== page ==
Investment bank Rasmala reckons a 20 per cent downside potential to property prices in Dubai, estimating that an additional 35,000 homes will be delivered in the emirate between 2011 and 2013 – boosting the existing housing stock of an estimated 330,000 units by about 10 per cent.
“We believe the Dubai residential market may see delivery of 30,000-35,000 units of apartments and villas combined between 2011 and 2013, upon an existing supply base of roughly 330,000 units. This translates into roughly 10 per cent incremental supply over three years, which we believe will further depress real state asset values,” the bank said today in a report on the UAE’s real estate market.
“Our house view remains that Dubai residential sales may bottom out at Dh600-650 per sq ft, hence current price levels of Dh750 per sq ft imply an additional 15-20 per cent downside potential to property prices,” it added.
On the other hand, analysts at the investment bank maintain that Abu Dhabi, which will see more houses entering the market than Dubai, will see at least a 20 per cent drop in residential prices. “We expect Abu Dhabi to lag Dubai by about nine to 12 months on the property clock, and we estimate approximately 40,000 units will be delivered there between 2011 and 2013 on an existing install base of roughly 200,000 units, hence 20 per cent incremental supply over three years,” the report said.
“Although we believe Abu Dhabi will retain a certain premium over Dubai in terms of rents and house prices, both emirates markets are largely correlated in our view, given a similarity in demographics (80 per cent-plus expat community), marginal mortgage financing, substitution effect and meaningful supply-demand mismatches between 2011 and 2013. We expect Abu Dhabi to experience at least 20 per cent declines in residential values from current levels of roughly Dh1,000 per sq ft prior to reaching a sustainable trough,” it said.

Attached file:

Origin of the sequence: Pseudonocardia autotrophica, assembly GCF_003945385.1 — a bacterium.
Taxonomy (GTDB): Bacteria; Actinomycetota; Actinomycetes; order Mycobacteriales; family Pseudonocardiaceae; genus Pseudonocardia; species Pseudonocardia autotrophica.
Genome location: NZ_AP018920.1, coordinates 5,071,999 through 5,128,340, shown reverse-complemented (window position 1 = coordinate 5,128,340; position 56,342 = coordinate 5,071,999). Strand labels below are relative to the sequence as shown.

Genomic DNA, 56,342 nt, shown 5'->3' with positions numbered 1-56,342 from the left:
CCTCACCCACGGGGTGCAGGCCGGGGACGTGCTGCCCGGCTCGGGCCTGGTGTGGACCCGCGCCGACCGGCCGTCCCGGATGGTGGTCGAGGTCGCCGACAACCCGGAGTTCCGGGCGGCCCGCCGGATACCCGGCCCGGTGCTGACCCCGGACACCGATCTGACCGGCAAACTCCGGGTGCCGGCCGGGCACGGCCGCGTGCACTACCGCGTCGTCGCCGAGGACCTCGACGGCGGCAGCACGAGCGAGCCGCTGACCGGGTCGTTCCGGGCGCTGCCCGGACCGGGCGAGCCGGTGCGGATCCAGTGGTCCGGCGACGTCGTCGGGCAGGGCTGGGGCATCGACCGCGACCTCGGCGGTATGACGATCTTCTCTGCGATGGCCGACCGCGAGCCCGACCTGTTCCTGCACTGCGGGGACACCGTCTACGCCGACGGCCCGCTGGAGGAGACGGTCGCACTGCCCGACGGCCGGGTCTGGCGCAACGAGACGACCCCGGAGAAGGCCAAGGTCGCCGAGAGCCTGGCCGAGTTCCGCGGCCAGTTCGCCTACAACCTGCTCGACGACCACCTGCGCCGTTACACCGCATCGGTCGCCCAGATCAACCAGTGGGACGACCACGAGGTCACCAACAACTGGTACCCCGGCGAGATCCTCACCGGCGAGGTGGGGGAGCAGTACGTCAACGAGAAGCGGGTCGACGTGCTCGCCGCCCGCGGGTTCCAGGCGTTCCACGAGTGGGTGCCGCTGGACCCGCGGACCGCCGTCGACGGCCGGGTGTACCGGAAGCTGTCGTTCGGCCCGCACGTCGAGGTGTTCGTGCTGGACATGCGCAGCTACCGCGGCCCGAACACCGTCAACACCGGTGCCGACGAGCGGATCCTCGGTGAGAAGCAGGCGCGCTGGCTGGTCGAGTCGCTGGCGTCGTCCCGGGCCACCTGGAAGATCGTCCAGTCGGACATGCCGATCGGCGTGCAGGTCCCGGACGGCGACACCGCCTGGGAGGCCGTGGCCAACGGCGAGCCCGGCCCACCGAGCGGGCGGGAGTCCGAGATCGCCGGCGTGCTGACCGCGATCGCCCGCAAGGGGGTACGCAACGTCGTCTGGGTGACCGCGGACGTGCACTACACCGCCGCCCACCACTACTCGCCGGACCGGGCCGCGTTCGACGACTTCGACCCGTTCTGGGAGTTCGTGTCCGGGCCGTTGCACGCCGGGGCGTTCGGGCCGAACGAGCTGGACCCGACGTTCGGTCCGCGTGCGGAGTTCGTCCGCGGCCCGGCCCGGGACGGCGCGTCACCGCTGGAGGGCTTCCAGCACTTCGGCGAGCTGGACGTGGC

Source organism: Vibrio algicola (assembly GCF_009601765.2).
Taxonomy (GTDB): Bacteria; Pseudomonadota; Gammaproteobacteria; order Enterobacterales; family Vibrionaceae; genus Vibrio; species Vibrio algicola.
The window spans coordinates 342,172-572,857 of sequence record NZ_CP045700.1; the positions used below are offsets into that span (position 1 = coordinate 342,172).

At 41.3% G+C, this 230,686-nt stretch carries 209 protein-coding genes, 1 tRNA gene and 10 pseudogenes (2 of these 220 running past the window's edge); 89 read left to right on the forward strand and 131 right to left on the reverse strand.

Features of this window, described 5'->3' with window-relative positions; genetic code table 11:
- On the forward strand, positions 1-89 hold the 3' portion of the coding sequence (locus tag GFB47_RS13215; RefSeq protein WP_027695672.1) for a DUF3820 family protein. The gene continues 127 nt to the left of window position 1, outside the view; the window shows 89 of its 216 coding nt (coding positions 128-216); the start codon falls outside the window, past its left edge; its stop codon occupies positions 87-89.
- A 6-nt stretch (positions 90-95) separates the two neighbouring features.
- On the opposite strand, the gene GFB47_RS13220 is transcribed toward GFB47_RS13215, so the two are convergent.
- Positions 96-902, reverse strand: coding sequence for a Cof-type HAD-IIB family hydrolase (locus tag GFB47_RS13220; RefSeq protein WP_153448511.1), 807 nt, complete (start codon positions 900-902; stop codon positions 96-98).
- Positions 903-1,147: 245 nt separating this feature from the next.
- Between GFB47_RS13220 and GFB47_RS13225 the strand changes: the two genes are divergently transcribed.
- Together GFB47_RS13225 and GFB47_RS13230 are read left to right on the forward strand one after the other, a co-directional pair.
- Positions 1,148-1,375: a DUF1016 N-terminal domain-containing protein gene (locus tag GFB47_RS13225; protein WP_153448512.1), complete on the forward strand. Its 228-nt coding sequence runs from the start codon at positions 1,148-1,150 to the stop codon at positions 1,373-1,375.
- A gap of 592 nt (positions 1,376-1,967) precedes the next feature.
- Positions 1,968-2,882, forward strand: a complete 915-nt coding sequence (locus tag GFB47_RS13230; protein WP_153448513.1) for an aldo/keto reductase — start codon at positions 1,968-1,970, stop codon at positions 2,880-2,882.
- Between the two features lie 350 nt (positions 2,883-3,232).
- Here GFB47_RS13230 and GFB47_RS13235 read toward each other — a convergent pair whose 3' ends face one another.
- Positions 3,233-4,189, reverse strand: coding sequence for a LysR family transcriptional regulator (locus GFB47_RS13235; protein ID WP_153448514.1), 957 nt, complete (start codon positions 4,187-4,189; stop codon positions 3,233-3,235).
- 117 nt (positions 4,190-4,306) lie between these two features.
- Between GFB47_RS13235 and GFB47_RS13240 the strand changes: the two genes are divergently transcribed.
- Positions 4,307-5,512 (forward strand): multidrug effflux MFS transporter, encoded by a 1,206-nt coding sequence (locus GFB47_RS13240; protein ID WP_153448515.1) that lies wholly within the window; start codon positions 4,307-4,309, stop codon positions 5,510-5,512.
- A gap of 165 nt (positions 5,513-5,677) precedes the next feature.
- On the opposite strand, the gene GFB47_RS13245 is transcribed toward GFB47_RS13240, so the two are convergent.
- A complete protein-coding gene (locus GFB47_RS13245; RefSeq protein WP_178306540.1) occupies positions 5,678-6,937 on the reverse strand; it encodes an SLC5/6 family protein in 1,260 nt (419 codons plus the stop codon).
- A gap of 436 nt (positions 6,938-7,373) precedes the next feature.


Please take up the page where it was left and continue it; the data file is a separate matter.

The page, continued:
Rasmala, nevertheless, sees a number of long-term positives for the UAE’s property market, including the receding impact of the Arab Spring on property investments, as well as the affirmative effect of new property visa rules in the country.
“In addition to regional risk subsiding, for UAE specifically visa law changes may have marginal benefits in the near term and potentially greater benefits in the long run,” the Rasmala report said.
“Increasing UAE residency visa tenures from six months to three years for real estate investors is likely a positive development for the sector and, in our view, supports broader confidence. However, a direct tangible impact on property prices is difficult to estimate in the foreseeable future. We believe current property transactions are primarily driven by supply-demand dynamics and associated risk-rewards, while visa implications are more secondary catalysts.”
The investment bank has therefore upgraded regional property benchmark Emaar Properties to a Buy and reiterated Drake and Scull International as a Buy while keeping Aldar, Sorouh and Arabtec as Holds. “We believe the regional risk profile and investor sentiment is gradually turning positive, so we reduce our risk premium forecasts across the board as we ease through the uncertain Arab uprising phase.”